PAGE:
I had The Shining in my head, since Newman in the door is sort of a voluntary or involuntary reference to The Shining, and because Muller didn't zoom further back, I wanted to push the madness meme through the wall. Of course Muller's reference to pods was a great bridge to my first layer and 2001 was a great invitation to all kinds of stylish irrationality.

But The Shining layer didn't come out quite as planned. I felt that I had kept a slight lead due to my head start and the lucky coincidences that lead to #3. Also I wanted too much. At once it was Newman as Nicholson breaking through Muller's Predator stuff, and at the same time I wanted it to have some sort of crappy Indian poster aesthetic. The Indian poster aesthetic came from Muller picking up on the hue irregularity on the branches in #3, using it to color the whole picture -- which I thought was a great move, BTW.

I wanted to bring in more bricolage into #5 and see where it takes Muller, that is where Muller takes it. But it was at once too much (aggression) and not enough (complexity). He put a noise filter on top of it and pointed back to the 2001 reference with his subtitle. Under the line, I felt that his #6 was as weak as my#5; the energy seemed to fade and having Nicholson twice there would take the edge of both Nicholson and the match, if there was not something dramatic.

What happened in Layer 7? I was left wondering if this was a reference back to "Seinfeld" or an allusion to the transformation of Jack underwent in the film.

When I saw Jack again, I thought, "No, we need a new man." And then I remembered that great logo from the '80s that you could turn upside down, brought back Nitty, the font I used in Layer 1 (which is the font of Writer), Replaced the W with Ms, so it'd rotate better. All I left from Nicholson were two squares. The layer said, Let's bring in a new man, no? And Muller agreed, graphically, with many new men.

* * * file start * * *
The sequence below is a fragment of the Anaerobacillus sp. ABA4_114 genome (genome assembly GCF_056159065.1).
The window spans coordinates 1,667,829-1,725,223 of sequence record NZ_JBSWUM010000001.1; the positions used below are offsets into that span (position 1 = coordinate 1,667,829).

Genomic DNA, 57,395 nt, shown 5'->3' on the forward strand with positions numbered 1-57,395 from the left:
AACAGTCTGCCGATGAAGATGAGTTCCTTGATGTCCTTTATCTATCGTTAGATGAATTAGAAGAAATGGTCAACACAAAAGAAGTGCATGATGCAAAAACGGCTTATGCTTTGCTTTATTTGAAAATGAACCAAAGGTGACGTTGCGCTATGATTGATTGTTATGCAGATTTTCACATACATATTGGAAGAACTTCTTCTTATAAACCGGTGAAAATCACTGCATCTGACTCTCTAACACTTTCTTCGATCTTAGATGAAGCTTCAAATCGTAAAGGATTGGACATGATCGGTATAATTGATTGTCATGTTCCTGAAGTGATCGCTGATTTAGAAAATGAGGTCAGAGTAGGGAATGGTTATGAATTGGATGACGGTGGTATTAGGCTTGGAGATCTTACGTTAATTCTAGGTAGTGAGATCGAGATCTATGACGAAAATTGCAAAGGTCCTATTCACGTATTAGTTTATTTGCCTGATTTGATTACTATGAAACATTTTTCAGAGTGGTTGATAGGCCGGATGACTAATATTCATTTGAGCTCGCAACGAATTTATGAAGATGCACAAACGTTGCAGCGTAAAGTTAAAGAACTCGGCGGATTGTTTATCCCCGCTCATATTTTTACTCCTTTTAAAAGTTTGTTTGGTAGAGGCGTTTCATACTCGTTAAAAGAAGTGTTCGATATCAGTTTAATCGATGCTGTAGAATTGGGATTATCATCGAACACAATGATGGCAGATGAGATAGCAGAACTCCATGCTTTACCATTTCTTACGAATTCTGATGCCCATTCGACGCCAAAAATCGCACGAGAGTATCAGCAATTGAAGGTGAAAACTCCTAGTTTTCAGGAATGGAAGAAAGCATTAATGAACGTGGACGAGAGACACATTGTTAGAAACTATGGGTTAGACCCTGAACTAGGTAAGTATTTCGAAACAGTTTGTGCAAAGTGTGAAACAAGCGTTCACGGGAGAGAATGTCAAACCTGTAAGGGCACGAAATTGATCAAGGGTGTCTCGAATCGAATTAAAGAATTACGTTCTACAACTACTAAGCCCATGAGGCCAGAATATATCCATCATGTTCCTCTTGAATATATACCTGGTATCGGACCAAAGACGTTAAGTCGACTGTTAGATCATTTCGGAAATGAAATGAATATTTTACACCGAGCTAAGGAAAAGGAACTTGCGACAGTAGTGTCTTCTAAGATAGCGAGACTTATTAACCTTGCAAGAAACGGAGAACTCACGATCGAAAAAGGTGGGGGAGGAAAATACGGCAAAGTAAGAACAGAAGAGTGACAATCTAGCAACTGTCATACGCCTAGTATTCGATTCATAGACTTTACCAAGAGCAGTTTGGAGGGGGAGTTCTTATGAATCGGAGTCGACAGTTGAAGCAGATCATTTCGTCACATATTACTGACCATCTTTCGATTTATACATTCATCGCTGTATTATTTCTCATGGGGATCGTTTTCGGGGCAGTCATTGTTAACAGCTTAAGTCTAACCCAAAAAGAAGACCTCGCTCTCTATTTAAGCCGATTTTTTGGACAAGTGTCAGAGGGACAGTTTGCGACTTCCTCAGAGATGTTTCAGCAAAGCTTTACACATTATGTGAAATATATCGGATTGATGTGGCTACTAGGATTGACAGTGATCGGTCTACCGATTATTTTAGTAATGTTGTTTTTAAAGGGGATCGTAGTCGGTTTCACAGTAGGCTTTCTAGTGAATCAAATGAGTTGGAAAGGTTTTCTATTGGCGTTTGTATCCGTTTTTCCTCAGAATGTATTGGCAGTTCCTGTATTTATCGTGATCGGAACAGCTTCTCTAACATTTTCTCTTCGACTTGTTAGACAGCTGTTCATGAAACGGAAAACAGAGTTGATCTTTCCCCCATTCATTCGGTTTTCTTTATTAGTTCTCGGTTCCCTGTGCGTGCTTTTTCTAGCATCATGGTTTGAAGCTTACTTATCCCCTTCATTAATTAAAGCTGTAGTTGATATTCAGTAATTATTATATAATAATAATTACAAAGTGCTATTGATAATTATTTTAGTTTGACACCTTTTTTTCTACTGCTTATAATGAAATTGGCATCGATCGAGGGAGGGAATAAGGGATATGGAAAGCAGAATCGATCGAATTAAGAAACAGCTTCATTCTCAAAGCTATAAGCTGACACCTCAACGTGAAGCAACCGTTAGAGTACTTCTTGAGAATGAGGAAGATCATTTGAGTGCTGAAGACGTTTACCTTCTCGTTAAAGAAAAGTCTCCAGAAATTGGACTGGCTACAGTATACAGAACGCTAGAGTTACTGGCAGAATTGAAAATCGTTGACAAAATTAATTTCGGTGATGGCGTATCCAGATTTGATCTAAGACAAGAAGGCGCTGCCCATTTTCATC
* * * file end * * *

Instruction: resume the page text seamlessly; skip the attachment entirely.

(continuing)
I thought "new man" might also have foreshadowed the forced transformation Alex undergoes in A Clockwork Orange, which you slyly reference in Layer 9.

At the time I had no idea where this was going at all. In the end I brought in A Clockwork Orange, because they are "new men" and the morning breaking into my window made me think of milk. On the last layer I had the morning ants crawling over my brain. They made the last layer that said, "New mornings make new men. I can hardly see out of my head anymore. Blind us with one last shiny layer, Muller." And he did. His layer had a 2010 reference. A nice final touch.

I agree. So, now that it's done, any thoughts on the process?

I shouldn't have used all my time on layer 5 and made it more complex. Complex layers give the opponent more angles to react. It's not design, it's painting, and, always being focused on making things simpler, trying to go into the other direction was certainly a lot of fun. I had the same problems when Muller reacted with a more designed and less painted layer.

Any final thoughts you'd like to share? Maybe some words of advice to future players?

Don't look at the Twitter stream, focus on what you see; try to read your opponent as you do in a chess game. Look at it as a challenge, but mainly have fun together with your opponent. And we certainly did Next time, I'd prepare one or two things through.